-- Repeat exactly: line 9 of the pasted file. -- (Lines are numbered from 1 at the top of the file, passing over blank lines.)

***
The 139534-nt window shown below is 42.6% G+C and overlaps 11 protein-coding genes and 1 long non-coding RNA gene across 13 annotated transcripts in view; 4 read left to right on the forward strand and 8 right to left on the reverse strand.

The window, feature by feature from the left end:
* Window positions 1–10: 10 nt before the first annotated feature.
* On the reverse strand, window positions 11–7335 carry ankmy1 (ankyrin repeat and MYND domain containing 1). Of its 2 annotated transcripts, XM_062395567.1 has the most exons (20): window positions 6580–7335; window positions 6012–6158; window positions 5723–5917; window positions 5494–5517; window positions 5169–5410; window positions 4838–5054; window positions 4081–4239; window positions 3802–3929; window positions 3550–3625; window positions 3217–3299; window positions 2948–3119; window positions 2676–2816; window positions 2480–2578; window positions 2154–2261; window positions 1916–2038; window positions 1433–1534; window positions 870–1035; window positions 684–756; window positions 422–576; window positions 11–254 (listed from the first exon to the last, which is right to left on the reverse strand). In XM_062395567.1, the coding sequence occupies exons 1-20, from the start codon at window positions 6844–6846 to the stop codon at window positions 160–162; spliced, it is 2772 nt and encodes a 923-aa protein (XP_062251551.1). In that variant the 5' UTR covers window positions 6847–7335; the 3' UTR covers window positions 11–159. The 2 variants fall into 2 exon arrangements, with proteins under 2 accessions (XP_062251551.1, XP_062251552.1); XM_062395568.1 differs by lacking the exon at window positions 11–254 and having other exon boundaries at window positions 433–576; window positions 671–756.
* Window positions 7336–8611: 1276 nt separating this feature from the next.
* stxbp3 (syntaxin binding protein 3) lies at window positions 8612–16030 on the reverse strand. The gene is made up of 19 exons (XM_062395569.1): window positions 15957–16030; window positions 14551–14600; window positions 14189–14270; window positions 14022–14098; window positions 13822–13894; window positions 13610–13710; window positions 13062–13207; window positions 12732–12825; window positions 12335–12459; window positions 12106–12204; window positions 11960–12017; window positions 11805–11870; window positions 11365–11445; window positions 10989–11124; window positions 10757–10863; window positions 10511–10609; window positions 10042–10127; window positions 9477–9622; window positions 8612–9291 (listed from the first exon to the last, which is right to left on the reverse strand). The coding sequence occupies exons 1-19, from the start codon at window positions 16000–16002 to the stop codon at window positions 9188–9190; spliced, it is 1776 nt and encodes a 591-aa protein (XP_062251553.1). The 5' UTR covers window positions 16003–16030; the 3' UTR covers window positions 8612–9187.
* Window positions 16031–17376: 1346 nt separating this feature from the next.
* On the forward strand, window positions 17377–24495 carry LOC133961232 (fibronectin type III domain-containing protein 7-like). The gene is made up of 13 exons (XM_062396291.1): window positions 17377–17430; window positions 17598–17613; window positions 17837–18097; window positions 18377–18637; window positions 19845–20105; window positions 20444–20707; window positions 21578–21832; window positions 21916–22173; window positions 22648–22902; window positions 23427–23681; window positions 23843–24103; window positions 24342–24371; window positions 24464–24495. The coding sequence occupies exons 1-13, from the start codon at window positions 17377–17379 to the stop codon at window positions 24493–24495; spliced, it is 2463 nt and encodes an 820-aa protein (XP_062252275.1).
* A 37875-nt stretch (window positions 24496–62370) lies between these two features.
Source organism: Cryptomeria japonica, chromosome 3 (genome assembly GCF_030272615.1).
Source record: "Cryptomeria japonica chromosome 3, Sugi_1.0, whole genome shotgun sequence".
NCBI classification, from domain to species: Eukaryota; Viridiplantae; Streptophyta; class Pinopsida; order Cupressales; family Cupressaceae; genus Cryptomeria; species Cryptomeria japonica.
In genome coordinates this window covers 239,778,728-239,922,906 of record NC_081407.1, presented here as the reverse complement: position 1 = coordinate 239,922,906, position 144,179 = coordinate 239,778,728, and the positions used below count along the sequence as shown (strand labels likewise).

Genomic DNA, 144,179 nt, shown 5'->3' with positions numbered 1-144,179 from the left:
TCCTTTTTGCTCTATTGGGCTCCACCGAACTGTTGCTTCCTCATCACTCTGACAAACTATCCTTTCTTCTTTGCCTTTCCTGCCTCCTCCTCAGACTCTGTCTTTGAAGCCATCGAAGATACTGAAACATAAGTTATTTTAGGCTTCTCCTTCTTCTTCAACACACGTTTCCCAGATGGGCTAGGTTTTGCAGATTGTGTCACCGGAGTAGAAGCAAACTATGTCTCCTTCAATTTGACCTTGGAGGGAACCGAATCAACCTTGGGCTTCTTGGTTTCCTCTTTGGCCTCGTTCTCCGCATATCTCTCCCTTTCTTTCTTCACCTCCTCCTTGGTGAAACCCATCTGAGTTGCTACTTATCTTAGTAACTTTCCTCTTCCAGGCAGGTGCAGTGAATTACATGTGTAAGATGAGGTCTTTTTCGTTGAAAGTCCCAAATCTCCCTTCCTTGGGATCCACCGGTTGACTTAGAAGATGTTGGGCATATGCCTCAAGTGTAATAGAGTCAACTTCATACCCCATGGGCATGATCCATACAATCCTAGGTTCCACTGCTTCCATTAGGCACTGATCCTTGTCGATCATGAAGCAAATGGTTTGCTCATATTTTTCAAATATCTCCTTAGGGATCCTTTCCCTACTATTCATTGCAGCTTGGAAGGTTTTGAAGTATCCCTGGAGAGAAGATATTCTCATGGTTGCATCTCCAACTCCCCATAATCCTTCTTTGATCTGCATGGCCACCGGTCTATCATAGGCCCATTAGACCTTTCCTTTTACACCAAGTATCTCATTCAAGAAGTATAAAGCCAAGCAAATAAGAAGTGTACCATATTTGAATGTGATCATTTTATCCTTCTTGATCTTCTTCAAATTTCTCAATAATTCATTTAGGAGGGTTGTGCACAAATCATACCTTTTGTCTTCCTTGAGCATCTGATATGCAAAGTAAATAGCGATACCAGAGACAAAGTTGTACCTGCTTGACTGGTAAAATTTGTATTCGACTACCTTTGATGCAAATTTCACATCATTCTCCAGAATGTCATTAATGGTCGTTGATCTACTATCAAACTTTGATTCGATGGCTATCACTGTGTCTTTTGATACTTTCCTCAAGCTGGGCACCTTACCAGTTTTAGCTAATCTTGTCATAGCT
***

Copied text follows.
* A 37875-nt stretch (window positions 24496–62370) lies between these two features.